The Scottish Government is ready to work with the UK Government to agree a clarification of the Scotland Act 1998 that would put the referendum effectively beyond legal challenge. This would be achieved through an order under section 30 of the 1998 Act and subject to the agreement of both parliaments. The Scottish Government does not accept that conditions should be placed upon the order. The Scottish Government’s mandate to hold a referendum is clear. As a matter of democratic principle it is for the Scottish Parliament to decide on the timing and terms of the referendum and the rules under which it is to be conducted
Claim of Right
On Thursday Nicola Sturgeon led the Scottish Government debate on the Claim of Right. The motion was ‘That the Parliament acknowledges the sovereign right of the Scottish people to determine the form of government best suited to their needs and declares and pledges that in all its actions and deliberations their interests shall be paramount.’ Nicola Sturgeon began her speech discussing the principle that the people are sovereign, tracing this from the Declaration of Arbroath. We have published a consultation paper and will hear the views of people throughout Scotland. The importance of bringing the historical nature of the contents of the motion to a contemporary relevance was highlighted.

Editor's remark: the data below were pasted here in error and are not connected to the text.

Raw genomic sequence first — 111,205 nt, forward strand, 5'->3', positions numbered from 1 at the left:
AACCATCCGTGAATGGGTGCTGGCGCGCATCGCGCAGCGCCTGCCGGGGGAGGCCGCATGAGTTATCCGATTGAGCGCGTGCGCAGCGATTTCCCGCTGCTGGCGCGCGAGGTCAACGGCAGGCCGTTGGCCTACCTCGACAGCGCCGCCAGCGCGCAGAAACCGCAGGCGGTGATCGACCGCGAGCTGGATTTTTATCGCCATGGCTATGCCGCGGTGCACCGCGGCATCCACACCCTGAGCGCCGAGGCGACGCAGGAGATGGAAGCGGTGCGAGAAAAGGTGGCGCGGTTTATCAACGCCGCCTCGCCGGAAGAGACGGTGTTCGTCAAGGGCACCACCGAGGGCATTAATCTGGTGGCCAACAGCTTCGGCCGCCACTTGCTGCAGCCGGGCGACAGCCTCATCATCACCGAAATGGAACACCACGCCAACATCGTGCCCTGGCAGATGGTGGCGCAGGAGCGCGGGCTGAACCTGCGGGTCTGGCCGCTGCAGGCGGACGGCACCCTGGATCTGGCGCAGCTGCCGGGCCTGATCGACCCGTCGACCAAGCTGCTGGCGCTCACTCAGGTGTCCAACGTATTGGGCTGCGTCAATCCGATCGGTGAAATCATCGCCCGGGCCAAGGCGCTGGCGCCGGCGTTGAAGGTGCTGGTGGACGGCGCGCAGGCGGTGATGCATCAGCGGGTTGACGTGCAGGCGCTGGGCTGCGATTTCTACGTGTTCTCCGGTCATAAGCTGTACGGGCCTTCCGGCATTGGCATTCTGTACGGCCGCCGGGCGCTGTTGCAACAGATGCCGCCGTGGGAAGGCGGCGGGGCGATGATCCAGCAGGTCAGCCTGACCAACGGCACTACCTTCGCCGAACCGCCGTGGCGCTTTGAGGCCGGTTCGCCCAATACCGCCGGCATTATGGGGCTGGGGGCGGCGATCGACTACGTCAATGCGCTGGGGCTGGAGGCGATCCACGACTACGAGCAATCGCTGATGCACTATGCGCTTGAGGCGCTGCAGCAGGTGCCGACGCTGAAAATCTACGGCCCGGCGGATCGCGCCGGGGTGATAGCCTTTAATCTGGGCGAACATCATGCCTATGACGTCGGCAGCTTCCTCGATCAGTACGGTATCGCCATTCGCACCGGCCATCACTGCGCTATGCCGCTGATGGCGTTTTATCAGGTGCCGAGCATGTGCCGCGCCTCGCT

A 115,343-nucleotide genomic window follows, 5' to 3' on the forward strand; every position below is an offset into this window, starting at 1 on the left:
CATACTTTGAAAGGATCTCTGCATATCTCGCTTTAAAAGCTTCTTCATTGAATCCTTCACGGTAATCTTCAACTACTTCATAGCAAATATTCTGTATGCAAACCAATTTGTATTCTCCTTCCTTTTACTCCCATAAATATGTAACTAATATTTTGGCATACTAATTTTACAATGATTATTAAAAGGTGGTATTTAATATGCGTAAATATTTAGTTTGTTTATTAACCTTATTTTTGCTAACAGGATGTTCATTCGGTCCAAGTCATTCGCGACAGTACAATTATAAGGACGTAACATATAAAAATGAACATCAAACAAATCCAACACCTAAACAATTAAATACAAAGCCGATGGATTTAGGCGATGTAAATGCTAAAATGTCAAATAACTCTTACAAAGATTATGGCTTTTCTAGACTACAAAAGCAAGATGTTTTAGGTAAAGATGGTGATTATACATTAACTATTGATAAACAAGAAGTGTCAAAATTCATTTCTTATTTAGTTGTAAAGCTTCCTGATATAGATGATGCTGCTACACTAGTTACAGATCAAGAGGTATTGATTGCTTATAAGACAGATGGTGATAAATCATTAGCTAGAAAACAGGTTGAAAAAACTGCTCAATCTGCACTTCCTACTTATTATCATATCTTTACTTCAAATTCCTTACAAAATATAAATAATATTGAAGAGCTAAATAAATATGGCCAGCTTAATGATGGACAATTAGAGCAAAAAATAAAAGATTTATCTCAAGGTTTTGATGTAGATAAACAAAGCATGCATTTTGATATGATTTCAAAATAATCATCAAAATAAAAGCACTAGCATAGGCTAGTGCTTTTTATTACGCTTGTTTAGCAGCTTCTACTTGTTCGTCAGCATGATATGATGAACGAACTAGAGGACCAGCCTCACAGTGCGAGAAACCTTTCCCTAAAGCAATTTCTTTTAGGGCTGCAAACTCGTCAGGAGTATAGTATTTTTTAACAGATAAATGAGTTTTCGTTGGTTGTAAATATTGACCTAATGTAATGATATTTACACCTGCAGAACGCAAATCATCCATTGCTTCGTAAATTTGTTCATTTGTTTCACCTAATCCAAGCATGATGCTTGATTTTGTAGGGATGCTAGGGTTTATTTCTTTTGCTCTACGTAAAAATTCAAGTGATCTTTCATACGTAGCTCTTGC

Michael Russell concluded the debate for the Scottish Government. He pointed out that the Tories spent the debate focusing on a background to constitutional theory and Labour also looked back to history. Michael Russell pointed out that “The question today is not about individual politicians and parties…The question is simple: it is whether power rests with the people.”
Key points for the debate:
* The SNP were initially heavily involved in the process in the 1980s, while Labour initially weren‘t. 3 prominent nationalists – Paul Scott, Neil McCormick and Isobel Lindsay – sat on the Constitutional Steering Group.
* Labour, meanwhile, did not take part in the process until after our success in the Govan by-election, and until they were assured by the Campaign for a Scottish Assembly that they would effectively control it, given their 50 MPs.
* Why didn’t the SNP sign the 1989 Claim of Right Declaration? We could never sign to something that, on the one hand, asserted the sovereign right of the people of Scotland to determine the best of Government, while on the other hand specifically a fully independent Government as an option.